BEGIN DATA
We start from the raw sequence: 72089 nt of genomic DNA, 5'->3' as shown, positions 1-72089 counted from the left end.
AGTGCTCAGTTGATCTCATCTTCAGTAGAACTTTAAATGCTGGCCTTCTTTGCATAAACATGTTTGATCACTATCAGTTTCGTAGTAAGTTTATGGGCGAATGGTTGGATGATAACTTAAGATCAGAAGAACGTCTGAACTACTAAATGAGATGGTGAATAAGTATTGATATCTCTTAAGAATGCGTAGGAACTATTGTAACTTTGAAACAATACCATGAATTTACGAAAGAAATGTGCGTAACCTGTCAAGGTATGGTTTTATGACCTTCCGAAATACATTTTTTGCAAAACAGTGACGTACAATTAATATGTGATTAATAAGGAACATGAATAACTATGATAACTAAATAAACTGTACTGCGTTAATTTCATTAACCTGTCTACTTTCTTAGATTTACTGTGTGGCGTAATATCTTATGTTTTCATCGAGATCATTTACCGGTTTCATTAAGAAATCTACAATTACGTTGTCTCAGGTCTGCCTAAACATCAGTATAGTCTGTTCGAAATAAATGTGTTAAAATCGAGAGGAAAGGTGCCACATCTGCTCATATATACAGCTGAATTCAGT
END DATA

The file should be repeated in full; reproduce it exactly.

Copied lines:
We start from the raw sequence: 72089 nt of genomic DNA, 5'->3' as shown, positions 1-72089 counted from the left end.
AGTGCTCAGTTGATCTCATCTTCAGTAGAACTTTAAATGCTGGCCTTCTTTGCATAAACATGTTTGATCACTATCAGTTTCGTAGTAAGTTTATGGGCGAATGGTTGGATGATAACTTAAGATCAGAAGAACGTCTGAACTACTAAATGAGATGGTGAATAAGTATTGATATCTCTTAAGAATGCGTAGGAACTATTGTAACTTTGAAACAATACCATGAATTTACGAAAGAAATGTGCGTAACCTGTCAAGGTATGGTTTTATGACCTTCCGAAATACATTTTTTGCAAAACAGTGACGTACAATTAATATGTGATTAATAAGGAACATGAATAACTATGATAACTAAATAAACTGTACTGCGTTAATTTCATTAACCTGTCTACTTTCTTAGATTTACTGTGTGGCGTAATATCTTATGTTTTCATCGAGATCATTTACCGGTTTCATTAAGAAATCTACAATTACGTTGTCTCAGGTCTGCCTAAACATCAGTATAGTCTGTTCGAAATAAATGTGTTAAAATCGAGAGGAAAGGTGCCACATCTGCTCATATATACAGCTGAATTCAGT